Until recent years, the established method to attain independent front suspension was to weld a front clip from another vehicle under your stock chassis, usually a Mustang II crossmember, GM subframe, or similar. However, some cars have chassis that don't allow a simple Mustang II installation, yet are too narrow for a GM subframe. Fatman Fabrications builds clips that allow a 2- to 4-inch drop and include premade mounts for bumpers, sheetmetal, and usually radiator core supports.
As well as common models, Fatman offers these clips for a huge variety of vehicles, including Plymouths, DeSotos, Packards, and Studebakers, and is constantly adding more to the range, so call and check to see whether they offer an off-the-shelf clip for your project. Even if they don't, they can fabricate one from supplied dimensions. (Check out www.fatmanfab.com for more information.) The advantages of installing a Mustang II-based IFS are many, including modern disc brakes, conventional coil or air springs, modern telescopic shock absorbers, a choice of bolt patterns, and rack-and-pinion steering, either manual or power assisted.
1 The Plymouth as delivered to Circle City Hot Rods (CCHR). This is the ideal condition i
While the subject of this article is a '34 Plymouth coupe, the installation technique applies to any similar vehicle, so don't pass this story by just because it features a Plymouth! Likewise, we'll not dwell too long on the actual suspension assembly, as that's pretty straightforward and is comprehensively covered in the instructions supplied, but rather concentrate on the adaptation of the new clip to the Plymouth's framerails.
It's necessary to remove the engine, transmission, and all front sheetmetal from any car receiving a front clip swap, then level the chassis side to side and front to rear. It's also vital to ensure the frame doesn't move throughout the procedure. Fatman's instructions recommend using a plumb bob to drop from the bumper mounts, the center of the kingpins, and the front body mounts to the floor, and mark these positions so they can be referred to later, ensuring the new clip is aligned. However, the Plymouth, and its replacement clip, use substantial radiator core support holes. The guys at Circle City Hot Rods, who installed this clip, elected to fabricate a temporary jig, welded to the chassis behind where it would be cut, to use these holes for alignment.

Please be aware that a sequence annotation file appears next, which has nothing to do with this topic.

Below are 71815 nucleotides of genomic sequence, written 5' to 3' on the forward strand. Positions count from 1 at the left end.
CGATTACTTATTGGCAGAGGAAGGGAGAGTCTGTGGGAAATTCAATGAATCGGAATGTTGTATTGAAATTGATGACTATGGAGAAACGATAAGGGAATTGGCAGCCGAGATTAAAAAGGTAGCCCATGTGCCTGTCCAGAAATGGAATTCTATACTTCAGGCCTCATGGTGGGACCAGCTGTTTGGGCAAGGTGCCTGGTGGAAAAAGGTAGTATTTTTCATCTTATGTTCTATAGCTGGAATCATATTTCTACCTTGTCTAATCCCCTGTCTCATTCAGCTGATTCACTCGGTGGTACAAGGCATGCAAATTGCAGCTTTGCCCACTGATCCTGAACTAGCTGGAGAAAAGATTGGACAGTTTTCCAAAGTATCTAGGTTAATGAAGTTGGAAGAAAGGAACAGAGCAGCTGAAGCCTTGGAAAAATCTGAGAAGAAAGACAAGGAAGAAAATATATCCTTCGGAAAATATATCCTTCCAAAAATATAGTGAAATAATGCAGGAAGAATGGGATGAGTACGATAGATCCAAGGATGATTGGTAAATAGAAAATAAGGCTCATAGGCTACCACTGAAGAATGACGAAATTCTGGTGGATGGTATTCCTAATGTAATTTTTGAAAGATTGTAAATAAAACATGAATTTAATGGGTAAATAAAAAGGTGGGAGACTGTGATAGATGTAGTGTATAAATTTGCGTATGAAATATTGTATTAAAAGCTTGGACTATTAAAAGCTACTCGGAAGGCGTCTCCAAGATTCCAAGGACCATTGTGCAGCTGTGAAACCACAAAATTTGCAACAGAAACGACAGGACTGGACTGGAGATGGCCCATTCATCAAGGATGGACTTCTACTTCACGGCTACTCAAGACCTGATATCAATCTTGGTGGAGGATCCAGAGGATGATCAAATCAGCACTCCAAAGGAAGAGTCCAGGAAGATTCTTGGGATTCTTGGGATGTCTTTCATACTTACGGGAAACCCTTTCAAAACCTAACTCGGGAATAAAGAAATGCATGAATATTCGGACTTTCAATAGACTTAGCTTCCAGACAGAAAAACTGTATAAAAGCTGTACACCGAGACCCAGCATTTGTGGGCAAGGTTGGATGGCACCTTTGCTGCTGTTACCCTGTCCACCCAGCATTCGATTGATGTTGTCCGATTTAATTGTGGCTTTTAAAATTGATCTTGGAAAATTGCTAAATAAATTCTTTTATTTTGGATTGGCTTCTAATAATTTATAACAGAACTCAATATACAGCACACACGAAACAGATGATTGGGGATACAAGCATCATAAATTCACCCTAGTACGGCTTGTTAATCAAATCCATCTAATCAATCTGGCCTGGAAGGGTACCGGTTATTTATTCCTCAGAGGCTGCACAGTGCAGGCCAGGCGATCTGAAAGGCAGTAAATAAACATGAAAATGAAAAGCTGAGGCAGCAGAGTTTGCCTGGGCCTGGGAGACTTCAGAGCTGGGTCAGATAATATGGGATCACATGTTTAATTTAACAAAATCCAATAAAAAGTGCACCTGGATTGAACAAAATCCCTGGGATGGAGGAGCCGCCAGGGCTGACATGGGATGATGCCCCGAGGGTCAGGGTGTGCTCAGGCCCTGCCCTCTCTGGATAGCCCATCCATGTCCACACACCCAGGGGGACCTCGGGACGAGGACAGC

From there it was simply a matter of following the instructions, with measurements unique to each vehicle, to mark and remove the old clip and install the new. While cutting off the front of a perfectly "good" chassis may fill some with dread, the instructions are clear, the procedure is straightforward, and anyone with competent welding skills should be able to complete the swap in a weekend. Follow along as we show you how the boys at Circle City Hot Rods did it.
2 The first order of business was to level the chassis side to side and front to rear, wi
3 While the instructions supplied with the kit explain in great detail how to use plumb b
4 With the body raised off the chassis slightly, it was possible to follow the instructio
5 Once the old paint was removed in this area and machinist's blue sprayed on the bare st
6 With the front of the chassis supported, Proctor began to cut through the chassis 'rail
7 Using a floor jack and a couple of helpers, the stock frontend was lowered to the floor